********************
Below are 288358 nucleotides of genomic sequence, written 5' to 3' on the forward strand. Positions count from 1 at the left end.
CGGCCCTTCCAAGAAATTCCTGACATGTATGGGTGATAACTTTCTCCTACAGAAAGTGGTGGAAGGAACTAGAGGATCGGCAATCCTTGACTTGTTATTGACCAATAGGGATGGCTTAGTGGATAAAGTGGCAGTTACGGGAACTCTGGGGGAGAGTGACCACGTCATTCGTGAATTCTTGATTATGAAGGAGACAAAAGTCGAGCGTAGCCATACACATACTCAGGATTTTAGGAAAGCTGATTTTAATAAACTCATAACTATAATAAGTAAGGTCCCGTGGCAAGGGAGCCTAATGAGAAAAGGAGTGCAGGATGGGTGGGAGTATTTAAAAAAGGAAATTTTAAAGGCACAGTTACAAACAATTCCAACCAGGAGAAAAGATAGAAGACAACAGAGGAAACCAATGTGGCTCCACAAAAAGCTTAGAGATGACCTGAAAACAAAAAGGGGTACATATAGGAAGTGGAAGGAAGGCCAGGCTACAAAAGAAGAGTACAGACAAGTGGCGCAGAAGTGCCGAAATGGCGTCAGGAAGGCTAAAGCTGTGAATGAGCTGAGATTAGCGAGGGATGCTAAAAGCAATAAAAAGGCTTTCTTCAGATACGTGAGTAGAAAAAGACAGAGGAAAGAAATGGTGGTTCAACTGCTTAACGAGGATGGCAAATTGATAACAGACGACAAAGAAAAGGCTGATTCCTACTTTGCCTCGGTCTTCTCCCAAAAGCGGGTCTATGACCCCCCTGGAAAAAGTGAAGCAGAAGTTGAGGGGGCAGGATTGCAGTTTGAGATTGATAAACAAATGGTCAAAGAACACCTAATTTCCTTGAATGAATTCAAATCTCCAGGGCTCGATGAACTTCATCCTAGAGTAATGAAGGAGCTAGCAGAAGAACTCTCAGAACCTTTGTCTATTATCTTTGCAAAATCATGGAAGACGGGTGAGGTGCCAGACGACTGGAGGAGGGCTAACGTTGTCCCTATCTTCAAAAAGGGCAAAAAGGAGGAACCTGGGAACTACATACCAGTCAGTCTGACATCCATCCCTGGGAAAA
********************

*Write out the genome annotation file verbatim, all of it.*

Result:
Below are 288358 nucleotides of genomic sequence, written 5' to 3' on the forward strand. Positions count from 1 at the left end.
CGGCCCTTCCAAGAAATTCCTGACATGTATGGGTGATAACTTTCTCCTACAGAAAGTGGTGGAAGGAACTAGAGGATCGGCAATCCTTGACTTGTTATTGACCAATAGGGATGGCTTAGTGGATAAAGTGGCAGTTACGGGAACTCTGGGGGAGAGTGACCACGTCATTCGTGAATTCTTGATTATGAAGGAGACAAAAGTCGAGCGTAGCCATACACATACTCAGGATTTTAGGAAAGCTGATTTTAATAAACTCATAACTATAATAAGTAAGGTCCCGTGGCAAGGGAGCCTAATGAGAAAAGGAGTGCAGGATGGGTGGGAGTATTTAAAAAAGGAAATTTTAAAGGCACAGTTACAAACAATTCCAACCAGGAGAAAAGATAGAAGACAACAGAGGAAACCAATGTGGCTCCACAAAAAGCTTAGAGATGACCTGAAAACAAAAAGGGGTACATATAGGAAGTGGAAGGAAGGCCAGGCTACAAAAGAAGAGTACAGACAAGTGGCGCAGAAGTGCCGAAATGGCGTCAGGAAGGCTAAAGCTGTGAATGAGCTGAGATTAGCGAGGGATGCTAAAAGCAATAAAAAGGCTTTCTTCAGATACGTGAGTAGAAAAAGACAGAGGAAAGAAATGGTGGTTCAACTGCTTAACGAGGATGGCAAATTGATAACAGACGACAAAGAAAAGGCTGATTCCTACTTTGCCTCGGTCTTCTCCCAAAAGCGGGTCTATGACCCCCCTGGAAAAAGTGAAGCAGAAGTTGAGGGGGCAGGATTGCAGTTTGAGATTGATAAACAAATGGTCAAAGAACACCTAATTTCCTTGAATGAATTCAAATCTCCAGGGCTCGATGAACTTCATCCTAGAGTAATGAAGGAGCTAGCAGAAGAACTCTCAGAACCTTTGTCTATTATCTTTGCAAAATCATGGAAGACGGGTGAGGTGCCAGACGACTGGAGGAGGGCTAACGTTGTCCCTATCTTCAAAAAGGGCAAAAAGGAGGAACCTGGGAACTACATACCAGTCAGTCTGACATCCATCCCTGGGAAAA